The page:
History@Portsmouth

University of Portsmouth's History Blog

Tag Archives | dissertations

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The Forty Elephants – a forgotten female gang of South London

Last year Emily Burgess produced an outstanding dissertation on the all-female working-class gang from South London known as the Forty elephants.  Here she writes about how she came up with the idea and carried out the research, with Rob James as supervisor.  Emily concludes with some useful advice for all our students currently writing proposals […]

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Elizabeth I seeks friends amongst the Eastern Islamic powers

After a talk with his eventual dissertation supervisor Dr Katy Gibbons, third-year UoP student Richard Grainger was inspired to enrich his knowledge of twentieth-century orientalism in a dissertation which applied his theoretical understanding to the study of a period when Islamic nations were the more dominant powers. The university’s history department prides itself on delivering […]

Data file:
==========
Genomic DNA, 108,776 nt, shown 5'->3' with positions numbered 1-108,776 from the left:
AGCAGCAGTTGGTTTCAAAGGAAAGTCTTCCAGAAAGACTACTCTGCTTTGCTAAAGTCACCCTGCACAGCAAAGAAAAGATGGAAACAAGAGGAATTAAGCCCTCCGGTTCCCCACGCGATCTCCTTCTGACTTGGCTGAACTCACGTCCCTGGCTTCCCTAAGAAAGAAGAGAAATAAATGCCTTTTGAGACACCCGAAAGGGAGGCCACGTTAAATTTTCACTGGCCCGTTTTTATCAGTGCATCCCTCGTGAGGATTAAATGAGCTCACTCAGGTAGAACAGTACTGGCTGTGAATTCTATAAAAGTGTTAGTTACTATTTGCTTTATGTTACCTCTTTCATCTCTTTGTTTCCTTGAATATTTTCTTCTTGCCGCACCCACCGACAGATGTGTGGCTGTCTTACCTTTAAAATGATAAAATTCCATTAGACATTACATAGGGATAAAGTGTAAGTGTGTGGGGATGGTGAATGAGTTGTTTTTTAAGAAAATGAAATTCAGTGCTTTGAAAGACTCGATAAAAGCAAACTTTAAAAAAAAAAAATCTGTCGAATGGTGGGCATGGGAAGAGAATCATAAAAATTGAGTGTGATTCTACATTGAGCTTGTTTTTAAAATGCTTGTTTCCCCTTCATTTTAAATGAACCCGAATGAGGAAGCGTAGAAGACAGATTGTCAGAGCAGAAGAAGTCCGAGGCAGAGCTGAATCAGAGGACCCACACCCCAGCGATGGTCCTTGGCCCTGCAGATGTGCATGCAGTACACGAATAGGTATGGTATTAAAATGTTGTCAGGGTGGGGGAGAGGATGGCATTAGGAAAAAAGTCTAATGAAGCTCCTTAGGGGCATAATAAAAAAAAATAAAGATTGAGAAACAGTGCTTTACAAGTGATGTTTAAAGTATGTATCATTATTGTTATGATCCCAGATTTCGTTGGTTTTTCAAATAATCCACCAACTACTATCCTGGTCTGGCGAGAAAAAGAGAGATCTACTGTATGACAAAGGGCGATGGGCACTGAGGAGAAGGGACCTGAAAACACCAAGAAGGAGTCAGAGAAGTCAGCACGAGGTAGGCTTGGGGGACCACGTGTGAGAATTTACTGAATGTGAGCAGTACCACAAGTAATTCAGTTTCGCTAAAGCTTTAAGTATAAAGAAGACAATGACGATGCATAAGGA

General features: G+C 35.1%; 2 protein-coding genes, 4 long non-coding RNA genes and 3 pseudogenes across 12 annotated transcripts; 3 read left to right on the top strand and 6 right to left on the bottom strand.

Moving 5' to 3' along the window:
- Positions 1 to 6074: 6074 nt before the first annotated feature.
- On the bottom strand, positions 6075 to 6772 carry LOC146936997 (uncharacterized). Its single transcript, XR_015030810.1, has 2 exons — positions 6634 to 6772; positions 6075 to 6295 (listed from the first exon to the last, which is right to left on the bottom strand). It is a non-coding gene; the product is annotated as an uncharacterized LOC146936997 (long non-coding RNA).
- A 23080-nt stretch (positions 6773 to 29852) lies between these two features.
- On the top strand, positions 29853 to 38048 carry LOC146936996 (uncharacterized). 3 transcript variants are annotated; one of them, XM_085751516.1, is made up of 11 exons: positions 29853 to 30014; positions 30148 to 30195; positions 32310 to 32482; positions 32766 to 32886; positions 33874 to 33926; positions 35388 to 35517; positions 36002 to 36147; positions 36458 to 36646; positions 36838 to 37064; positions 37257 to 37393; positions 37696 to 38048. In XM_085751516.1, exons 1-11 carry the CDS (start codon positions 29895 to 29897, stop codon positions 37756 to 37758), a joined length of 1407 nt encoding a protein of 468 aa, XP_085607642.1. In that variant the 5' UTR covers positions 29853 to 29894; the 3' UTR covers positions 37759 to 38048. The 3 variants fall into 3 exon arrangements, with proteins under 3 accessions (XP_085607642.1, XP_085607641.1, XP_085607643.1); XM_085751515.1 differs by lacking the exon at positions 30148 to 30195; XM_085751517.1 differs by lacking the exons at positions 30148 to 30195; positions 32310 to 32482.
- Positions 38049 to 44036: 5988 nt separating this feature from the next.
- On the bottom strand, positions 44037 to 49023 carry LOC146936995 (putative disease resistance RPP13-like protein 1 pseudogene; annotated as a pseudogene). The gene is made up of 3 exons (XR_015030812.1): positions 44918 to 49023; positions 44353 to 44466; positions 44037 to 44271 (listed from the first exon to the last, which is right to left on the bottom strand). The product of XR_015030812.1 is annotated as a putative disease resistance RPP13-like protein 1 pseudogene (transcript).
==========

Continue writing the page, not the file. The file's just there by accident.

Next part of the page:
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The Battle of Culloden

The domestic colonisation of eighteenth-century Scotland

Third year student Kathryn Watts chose an original focus for her dissertation in investigating the eighteenth century attack on Scottish culture. As she argues below, colonialism is often looked at in the global context, but the domestic colonialism of Scotland (and Ireland) predated it, and provided a prototype for many of the colonialist ideas of […]

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Photos of Wehrmacht soldiers

Germans coming to terms with the crimes of the past: the role of the Wehrmacht in World War II

In his dissertation third-year history student Tim Marsella studied the changing understandings and representations of the role of the Wehrmacht (German armed forces in World War II) within modern Germany.  He shows how a landmark exhibition in the 1990s challenged perceptions about the breadth of involvement in war crimes, but also how coming to terms […]

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